Angola is an economically booming, oil-rich country noted for its low levels of human development, authoritarian government, deep disparities of wealth, and high levels of corruption. Peaceful opposition to the government has recently been mounting, inspired in part by several politically active rap musician, most notably Hexplosivo Mental (Jeremias Augusto) and Carbono Casimiro. Earlier this week, a number of anti-government activists, including Hexplosivo Mental, “were attacked, beaten and some hospitalised during a meeting in the Angolan capital Luanda, prompting Amnesty International to call for a full and impartial investigation into the incident.”
The Portuguese-language website maintained by the rap-associated activist group, Central 7311, forwards a broadly democratic message, framing Angola as both a “country of the future” and a “country of fear.” Its manifesto denounces Angola’s “communist and autocratic … cult of personality,” while demanding a free press, freedom of expression, the separation of powers, and an autonomous legal system in which no one is above the law.
Angola’s economy has become highly globalized in recent years. Relations with China are particularly close: Angola is one of China’s top suppliers of oil, and China is currently “rebuilding of the Benguela Railway, a 840-mile transcontinental railway that links the Atlantic port of Lobito in Angola with rail networks in the DR Congo and Zambia.” But China is by no means the only foreign country interested in Angolan resources. Argentina, for example, is currently negotiating with Angola for an “oil for food” pact (Angola’s once-significant agricultural sector is now almost moribund). Economic ties with Portugal are also close—and growing closer, due to the old colonial connection, the use of a common language, and Portugal’s current economic crisis. As reported in a recent Spiegel Online article:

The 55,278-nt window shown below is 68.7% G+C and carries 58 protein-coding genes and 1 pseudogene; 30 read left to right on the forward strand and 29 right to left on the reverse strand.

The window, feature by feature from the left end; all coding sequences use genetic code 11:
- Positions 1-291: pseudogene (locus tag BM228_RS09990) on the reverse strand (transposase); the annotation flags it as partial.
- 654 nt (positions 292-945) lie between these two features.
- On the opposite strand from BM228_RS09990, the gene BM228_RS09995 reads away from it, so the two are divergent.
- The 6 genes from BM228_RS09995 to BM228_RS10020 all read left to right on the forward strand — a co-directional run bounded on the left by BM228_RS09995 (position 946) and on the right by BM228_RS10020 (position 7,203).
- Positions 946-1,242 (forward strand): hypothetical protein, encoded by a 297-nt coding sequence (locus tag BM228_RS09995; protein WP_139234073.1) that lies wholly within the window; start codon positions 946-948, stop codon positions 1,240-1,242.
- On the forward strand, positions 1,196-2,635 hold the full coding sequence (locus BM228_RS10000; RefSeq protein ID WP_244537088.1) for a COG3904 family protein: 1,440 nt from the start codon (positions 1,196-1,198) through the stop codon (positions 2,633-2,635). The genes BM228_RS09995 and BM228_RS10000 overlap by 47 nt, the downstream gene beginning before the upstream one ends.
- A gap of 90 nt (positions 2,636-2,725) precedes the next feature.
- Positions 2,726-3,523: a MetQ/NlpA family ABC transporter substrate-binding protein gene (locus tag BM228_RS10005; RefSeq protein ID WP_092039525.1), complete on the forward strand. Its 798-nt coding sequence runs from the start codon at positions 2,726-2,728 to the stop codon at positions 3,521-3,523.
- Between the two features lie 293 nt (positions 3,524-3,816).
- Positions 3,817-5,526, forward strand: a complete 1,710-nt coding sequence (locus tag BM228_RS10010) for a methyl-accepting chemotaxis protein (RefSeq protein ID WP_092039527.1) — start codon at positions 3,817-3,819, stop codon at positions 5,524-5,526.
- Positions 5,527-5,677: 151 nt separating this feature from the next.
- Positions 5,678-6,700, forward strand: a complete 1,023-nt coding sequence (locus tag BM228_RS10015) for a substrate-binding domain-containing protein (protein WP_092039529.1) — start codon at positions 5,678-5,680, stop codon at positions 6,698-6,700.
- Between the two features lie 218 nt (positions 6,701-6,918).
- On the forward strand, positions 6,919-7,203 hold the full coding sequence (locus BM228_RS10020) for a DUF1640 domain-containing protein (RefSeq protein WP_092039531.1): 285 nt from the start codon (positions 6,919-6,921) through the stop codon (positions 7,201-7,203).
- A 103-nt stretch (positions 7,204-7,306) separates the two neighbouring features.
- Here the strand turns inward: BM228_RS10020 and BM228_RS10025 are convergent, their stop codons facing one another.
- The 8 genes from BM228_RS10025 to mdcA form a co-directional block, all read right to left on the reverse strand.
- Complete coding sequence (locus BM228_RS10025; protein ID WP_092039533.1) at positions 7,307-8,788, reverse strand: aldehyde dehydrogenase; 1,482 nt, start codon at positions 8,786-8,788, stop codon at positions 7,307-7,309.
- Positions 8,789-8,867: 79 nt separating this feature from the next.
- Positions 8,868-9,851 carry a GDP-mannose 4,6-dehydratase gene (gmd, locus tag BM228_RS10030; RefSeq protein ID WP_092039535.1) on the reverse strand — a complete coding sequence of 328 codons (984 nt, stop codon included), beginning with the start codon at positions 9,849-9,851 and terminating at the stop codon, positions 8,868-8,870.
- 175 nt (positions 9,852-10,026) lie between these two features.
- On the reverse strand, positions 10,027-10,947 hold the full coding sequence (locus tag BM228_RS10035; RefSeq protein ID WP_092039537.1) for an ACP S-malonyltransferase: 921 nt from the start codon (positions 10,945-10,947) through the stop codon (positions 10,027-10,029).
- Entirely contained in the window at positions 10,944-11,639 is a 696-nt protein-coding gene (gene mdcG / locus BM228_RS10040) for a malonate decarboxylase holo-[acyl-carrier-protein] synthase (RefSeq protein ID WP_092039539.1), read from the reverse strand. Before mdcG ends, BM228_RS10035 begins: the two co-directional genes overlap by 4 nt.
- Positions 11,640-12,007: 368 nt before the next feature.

With the help of the state oil company Sonangol’s petrodollars, the former enslaved nation is going on a shopping spree in Portugal. The Angolan elites, many with ties to President José Eduardo dos Santos, in power for the last 32 years, are buying up Portuguese government-owned companies that have to be privatized quickly. Portugal’s conservative prime minister, Pedro Passos Coelho, spent his childhood in Angola, where his father was a doctor. This connection has prompted Coelho to advocate closer relations between the two countries, “their citizens and their companies.” Now Angolans are buying up shares in Portuguese media companies and they are purchasing prime property along the Atlantic beaches as well as luxury real estate in Lisbon and designer clothing. They are also snapping up workers. Close to 150,000 Portuguese have already obtained visas for Angola.